ECONOMIC CRISIS -- (Senate - October 02, 2008)
Mr. CRAIG. Mr. President, for the next few minutes I wish to connect the dots. What am I saying? Well, I wish to take us from where this Senate was last night, when on a 74-to-25 vote it voted out one of the largest financial assistance packages in the history of the Nation--700-plus billion dollars--to try to stabilize the credit markets of our country and make sure that Main Street--whether it be in small-town Colorado or small-town Idaho--still have credit in its banks for its citizens and its small business people to conduct business and make payroll.
We have, by a series of actions over the last decade, placed the American economy and the American consumer--the taxpayer--in peril. Last night was an effort to recognize that and to do something about it. Because of its size, and because of its early billing--that it was a ``Wall Street bailout''--I suspect your constituents and mine backed off and said: ``Whoa, wait a minute, government; wait a minute, politician, don't put the taxpayer at peril with this kind of effort.''
At the same time, you and I, and many of us here, were looking at all of the issues at hand, recognizing this was not a bailout for Wall Street. In fact, from its original concept to its evolution to the bill that was passed last night, it was a much different document--safeguarding and protecting the taxpayer and trying to recognize the need of a growing credit crisis on Main Street USA. I think, and I hope, we have accomplished that.
But how did this come to be? Well, there are a lot of fingers that can be pointed. We can point at the liberal lending policy and advocacy of Fannie Mae and Freddie Mac, and subprimes, and too much credit in the market, and the explosion of the housing industry--or at least the explosion of the bubble in the housing industry. But something else came along about the time all of those elements in our economy were coming together that I think was probably the tripwire that helped create the current situation.
Let me connect the dot, the dot of too much credit, of subprime, of an economy that was maxed out, of a consumer who was maxed out. Let me connect the dot of the average consumer having to pay anywhere from $100 to $150 more a month on his energy bill at the gas pump. What happened in our economy as energy prices went through the roof and that spread out across our economy in food costs, in transportation costs, in the costs of everything we do because our economy is so intricately linked with energy and the availability of energy? You didn't hear anybody on the floor last night talk about energy. You did not hear anybody on the floor last night talk about the $4 gas or the $140-a-barrel oil that was true a few months ago, but it was there and it was lurking in the background. It had already hit our economy along the side of the head with a fatal blow. We have over the last several years tried to recognize that.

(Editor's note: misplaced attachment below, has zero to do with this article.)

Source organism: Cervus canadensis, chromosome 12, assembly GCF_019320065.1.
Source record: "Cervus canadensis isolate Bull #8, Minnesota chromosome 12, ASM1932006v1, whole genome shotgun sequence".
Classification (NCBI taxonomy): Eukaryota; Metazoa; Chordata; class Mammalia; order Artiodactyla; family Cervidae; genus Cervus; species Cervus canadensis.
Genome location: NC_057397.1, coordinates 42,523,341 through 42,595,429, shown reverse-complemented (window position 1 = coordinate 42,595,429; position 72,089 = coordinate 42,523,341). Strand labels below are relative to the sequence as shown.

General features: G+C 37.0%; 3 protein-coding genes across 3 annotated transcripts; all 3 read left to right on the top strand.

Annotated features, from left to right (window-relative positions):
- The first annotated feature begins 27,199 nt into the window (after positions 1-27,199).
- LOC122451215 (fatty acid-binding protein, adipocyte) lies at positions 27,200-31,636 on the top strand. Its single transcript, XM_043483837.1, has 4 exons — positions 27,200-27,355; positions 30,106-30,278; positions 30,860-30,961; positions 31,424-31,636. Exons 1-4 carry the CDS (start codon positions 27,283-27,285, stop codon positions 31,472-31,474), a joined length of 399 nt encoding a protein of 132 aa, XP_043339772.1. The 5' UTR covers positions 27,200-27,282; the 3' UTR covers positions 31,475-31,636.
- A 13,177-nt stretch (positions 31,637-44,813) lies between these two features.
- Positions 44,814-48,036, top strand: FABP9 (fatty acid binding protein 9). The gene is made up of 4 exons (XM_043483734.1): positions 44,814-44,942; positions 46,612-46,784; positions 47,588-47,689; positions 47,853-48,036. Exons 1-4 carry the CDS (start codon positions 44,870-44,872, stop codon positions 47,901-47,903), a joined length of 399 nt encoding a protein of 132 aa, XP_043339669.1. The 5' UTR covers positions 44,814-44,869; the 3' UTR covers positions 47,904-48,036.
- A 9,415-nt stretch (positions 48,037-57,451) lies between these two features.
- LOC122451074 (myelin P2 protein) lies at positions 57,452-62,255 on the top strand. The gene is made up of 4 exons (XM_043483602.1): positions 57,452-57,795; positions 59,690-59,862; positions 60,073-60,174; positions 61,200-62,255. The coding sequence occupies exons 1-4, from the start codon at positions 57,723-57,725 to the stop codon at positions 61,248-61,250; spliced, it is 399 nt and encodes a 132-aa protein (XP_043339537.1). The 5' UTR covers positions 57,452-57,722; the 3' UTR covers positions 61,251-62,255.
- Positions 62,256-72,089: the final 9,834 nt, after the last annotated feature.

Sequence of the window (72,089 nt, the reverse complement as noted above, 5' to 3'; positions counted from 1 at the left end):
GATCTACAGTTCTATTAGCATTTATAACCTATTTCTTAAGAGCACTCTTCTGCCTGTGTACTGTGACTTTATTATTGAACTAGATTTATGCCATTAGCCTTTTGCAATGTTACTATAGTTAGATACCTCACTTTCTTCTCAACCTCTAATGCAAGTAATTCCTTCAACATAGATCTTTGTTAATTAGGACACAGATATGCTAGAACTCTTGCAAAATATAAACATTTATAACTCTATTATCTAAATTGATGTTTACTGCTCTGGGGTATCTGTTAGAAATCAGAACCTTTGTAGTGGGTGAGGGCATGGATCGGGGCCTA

When we left here in July for the August recess, Democrats and Republicans were at odds over energy. I was saying let's drill, let's produce, and the American consumer was awakening to this energy shock that our economy was having and they were saying the same thing; 65 to 70 percent of the American consumers were saying, What's wrong, politician? Why are you locking away the great resources of this country? In the name of the environment? In the name of no growth? In the name of good feelings? The bad feelings were at the pump. The bad feelings were in the pocketbook.
Stay with me for a moment and think about this. Think about that consumer. He and she, working hard, maybe bringing home $45,000 or $50,000 a year amongst the two--mom and dad--they have their credit cards maxed out. They have maybe $5,000 on their credit cards and they are paying a couple of hundred dollars a month each month on that credit card and making their house payment and barely getting by and, all of a sudden, in the last year and a half or two, their energy bill goes through the roof and they are paying $150 to $200 a month, and they don't have it.
Then the value they had in their house that they might have taken a second mortgage out on to bail them out, all of a sudden begins to disappear. That is an American family in crisis. That is an American family in crisis without question. That is the crisis we began to deal with last night. That, of course, was that $5,000 they had on their credit card that they were paying $200 a month on, the credit card company called them up and said we are going to pump it up to $400 a month, we are going to drop your credit line, and we are going to charge you more interest. That is what was happening, and it was brought on by practices in the economy over the last good number of years, and the energy crisis coming down on top.
In the midst of all of this great debate about the economy, something happened at the end of September. Politicians who couldn't face the vote to deal with the issue of taking off the offshore oil moratorium let it expire. There were a few stories about ``offshore drilling moratoria expired.'' Even some of the cable news stations had charts up showing graphs--graphs I had used here on the floor--of areas that were now available offshore. Somehow there was a little story out there that possibly we were going to get back into the business of drilling and production and therefore bring down our risk as a nation and stop the huge flow of money going offshore and the consumer would be better off.